Stewart Sowman and producers Olivia Holdsworth and Grace Watson bring you bFM's daily news & current affairs show as well as a regular chat with Labour Minister Andrew Little.
The Wire is 95bFM's long-running daily bastion of news, current affairs and views through the bFM lens.
Stewart Sowman-Lund is in his final year of a Law and Arts degree, and a radio reporter for Newstalk ZB. He’s been at 95bFM since 2017, and has spent much of his time covering entertainment news despite being told not to. When not giving his opinion on something, he’ll most likely be found drinking coffee.
Residents of Point Chevalier recently received a pamphlet titled "One Treaty, One Nation". The pamphlet promotes a one law for all agenda and historical revisionism. Lillian Hanly speaks to Sophie Barclay, a Point Chevalier resident, who found the pamphlet in her letterbox.
This week on the Monday Wire Lillian speaks to Sophie Barkley, a Point Chevalier resident, who recevied a racist, one law for all pamphlet in her letterbox. Southern Cross is back with all the news on the Pacific. Lachlan speaks to Jill Ovens, Co-Leader Industrial for MERAS about the midwive's acceptance of a pay agreement with the government. Finally, Chlöe Swarbrick is in studio for the Green Party to discuss everything from clamping legislation to the End of Life Choice Bill.
How is the Trump presidency transforming the United States and how might the Trump-opposition movement “the resistance” effect this? Maria Armoudian speaks with Doug McAdam, Kenneth M. Roberts, David S. Meyer, and David Karpf, co-authors of a new book “The Resistance: The Dawn of the Donald Trump Opposition Movement.”
Midwives employed by District Health Boards have settled with the government over pay and conditions. Negotiations have been long winded, beginning in 2013 and going through a number of mediations, strikes action, and discussions. Salaries will go up by 17.5% next year, meaning newly trained midwives will make almost $60,000 a year. Lachlan spoke with Jill Ovens, Co Leader Industrial for MERAS, the midwives union in Aotearoa about the agreement.
Grace speaks to Peter Chultz, acting retirement commissioner, about an upcoming University of Auckland summit on April 26 on the CFFC's review report on retirement in New Zealand. The report will be released at the end of this year and will examine challenges to New Zealand's retirement scheme.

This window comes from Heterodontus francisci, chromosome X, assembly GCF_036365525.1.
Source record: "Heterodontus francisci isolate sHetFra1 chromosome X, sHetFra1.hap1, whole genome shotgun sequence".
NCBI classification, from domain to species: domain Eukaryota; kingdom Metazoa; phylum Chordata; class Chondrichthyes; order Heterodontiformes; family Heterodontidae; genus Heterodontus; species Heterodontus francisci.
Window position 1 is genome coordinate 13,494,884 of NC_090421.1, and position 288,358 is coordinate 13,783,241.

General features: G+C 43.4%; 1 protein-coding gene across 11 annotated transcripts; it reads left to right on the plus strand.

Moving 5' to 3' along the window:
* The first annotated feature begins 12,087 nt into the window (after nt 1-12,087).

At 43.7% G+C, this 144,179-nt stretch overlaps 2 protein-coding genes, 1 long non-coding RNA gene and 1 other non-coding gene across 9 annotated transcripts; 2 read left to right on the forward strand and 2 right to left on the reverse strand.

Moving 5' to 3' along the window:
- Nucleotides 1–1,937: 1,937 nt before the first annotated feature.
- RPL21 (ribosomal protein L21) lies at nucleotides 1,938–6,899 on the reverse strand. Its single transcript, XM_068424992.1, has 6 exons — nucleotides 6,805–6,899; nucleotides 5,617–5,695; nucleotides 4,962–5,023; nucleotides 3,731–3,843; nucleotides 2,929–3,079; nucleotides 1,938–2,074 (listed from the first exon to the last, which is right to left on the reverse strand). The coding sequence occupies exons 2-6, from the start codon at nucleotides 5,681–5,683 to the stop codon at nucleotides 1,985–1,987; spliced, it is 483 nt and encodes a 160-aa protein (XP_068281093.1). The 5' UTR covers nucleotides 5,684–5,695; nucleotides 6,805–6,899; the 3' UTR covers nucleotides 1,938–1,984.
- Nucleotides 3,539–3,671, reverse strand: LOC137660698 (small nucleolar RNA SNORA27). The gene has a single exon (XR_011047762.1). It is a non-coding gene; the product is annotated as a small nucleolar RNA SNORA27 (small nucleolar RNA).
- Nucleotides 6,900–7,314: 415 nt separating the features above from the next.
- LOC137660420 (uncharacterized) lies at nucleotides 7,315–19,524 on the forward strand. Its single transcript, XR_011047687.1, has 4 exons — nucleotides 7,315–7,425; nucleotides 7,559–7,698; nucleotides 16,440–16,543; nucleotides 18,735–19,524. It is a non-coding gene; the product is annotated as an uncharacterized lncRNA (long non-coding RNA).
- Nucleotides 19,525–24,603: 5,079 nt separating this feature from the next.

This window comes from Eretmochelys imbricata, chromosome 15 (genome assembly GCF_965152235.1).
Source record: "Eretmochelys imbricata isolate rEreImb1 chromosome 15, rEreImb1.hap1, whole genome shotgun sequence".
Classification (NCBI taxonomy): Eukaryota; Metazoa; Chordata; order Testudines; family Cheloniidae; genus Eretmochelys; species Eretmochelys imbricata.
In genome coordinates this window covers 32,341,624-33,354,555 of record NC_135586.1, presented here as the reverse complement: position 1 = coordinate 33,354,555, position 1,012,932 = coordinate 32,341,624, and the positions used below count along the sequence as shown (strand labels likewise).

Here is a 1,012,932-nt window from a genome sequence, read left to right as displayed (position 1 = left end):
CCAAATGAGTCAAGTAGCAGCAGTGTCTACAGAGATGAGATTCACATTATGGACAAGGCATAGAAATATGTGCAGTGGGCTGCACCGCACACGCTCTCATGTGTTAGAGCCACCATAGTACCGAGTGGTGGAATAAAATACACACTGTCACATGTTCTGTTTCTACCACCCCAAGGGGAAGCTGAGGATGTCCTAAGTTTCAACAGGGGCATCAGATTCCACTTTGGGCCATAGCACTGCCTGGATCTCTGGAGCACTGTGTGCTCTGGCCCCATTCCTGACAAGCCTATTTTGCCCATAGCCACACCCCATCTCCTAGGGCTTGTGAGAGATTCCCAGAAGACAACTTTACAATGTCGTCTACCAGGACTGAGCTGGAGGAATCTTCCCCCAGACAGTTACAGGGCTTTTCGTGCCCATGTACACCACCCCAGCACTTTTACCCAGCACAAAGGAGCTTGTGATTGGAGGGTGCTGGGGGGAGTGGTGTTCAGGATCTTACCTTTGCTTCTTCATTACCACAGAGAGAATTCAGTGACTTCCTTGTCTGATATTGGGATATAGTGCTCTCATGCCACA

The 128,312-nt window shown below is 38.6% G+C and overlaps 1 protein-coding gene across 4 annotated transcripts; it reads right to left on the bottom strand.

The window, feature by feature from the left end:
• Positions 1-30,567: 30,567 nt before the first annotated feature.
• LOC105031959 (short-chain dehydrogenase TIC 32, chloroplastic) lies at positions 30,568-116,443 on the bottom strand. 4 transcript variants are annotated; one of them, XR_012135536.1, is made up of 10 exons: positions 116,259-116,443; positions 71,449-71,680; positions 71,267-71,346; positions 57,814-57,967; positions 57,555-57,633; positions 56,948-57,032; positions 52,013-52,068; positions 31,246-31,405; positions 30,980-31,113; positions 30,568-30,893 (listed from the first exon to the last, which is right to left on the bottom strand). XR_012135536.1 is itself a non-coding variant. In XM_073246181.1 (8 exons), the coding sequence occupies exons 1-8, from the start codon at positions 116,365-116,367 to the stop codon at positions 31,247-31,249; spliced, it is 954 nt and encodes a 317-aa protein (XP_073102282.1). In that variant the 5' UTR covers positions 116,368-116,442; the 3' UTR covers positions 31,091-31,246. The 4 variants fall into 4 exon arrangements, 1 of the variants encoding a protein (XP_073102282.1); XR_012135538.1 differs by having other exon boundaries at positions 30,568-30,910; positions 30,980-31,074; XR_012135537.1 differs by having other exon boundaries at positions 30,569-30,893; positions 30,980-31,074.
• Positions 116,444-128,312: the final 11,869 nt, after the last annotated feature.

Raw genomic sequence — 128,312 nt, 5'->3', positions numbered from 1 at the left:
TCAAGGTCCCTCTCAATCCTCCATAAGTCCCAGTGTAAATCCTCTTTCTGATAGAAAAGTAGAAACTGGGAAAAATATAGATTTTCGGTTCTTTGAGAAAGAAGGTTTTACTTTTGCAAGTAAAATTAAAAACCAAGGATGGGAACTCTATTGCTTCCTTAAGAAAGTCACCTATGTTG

It's The Wire with Stewart Sowman-Lund for another Thursday! This week it's just Stewart and producer Grace in studio - but that doesn't mean it's not a packed show.
ACT Party leader David Seymour joins Stewart to talk about his End of Life Choice Bill - and why he voted against gun law reform.
After that, Labour’s Andrew Little is here for his weekly chat - and there's a lot to talk about.
Finally, Producer Grace speaks to Peter Cortz, acting Retirement Commissioner.
All of that plus another thrilling edition of Poll Position, why you should sleep with the windows open, and bFM listeners try to help Stewart with his feline problem. It's The Wire with Stewart and it's madness.
ACT Party leader David Seymour has had a busy couple of weeks. Firstly, he has been the sole voice of opposition out of all 120 MPs to the government’s gun law reform legislation, which passed its final reading last night. He says it’s not because he’s against changes to our gun laws - but because he doesn’t think there has been enough time to accurately discuss the nuances of what is a very technical bill. But, Mr Seymour has also been in the media’s focus because of his End of Life Choice Bill. The Bill passed it’s first reading at the end of 2017, before going to select committee. Just this week, the justice select committee has reported back on the Bill, making only minor suggestions for how it should progress. Something which Mr Seymour has welcomed. Host Stewart Sowman-Lund spoke to David about both of these issues in some depth - and started by talking about guns. Is he really just against the parliamentary process that has seen this Bill become a law in less than two weeks?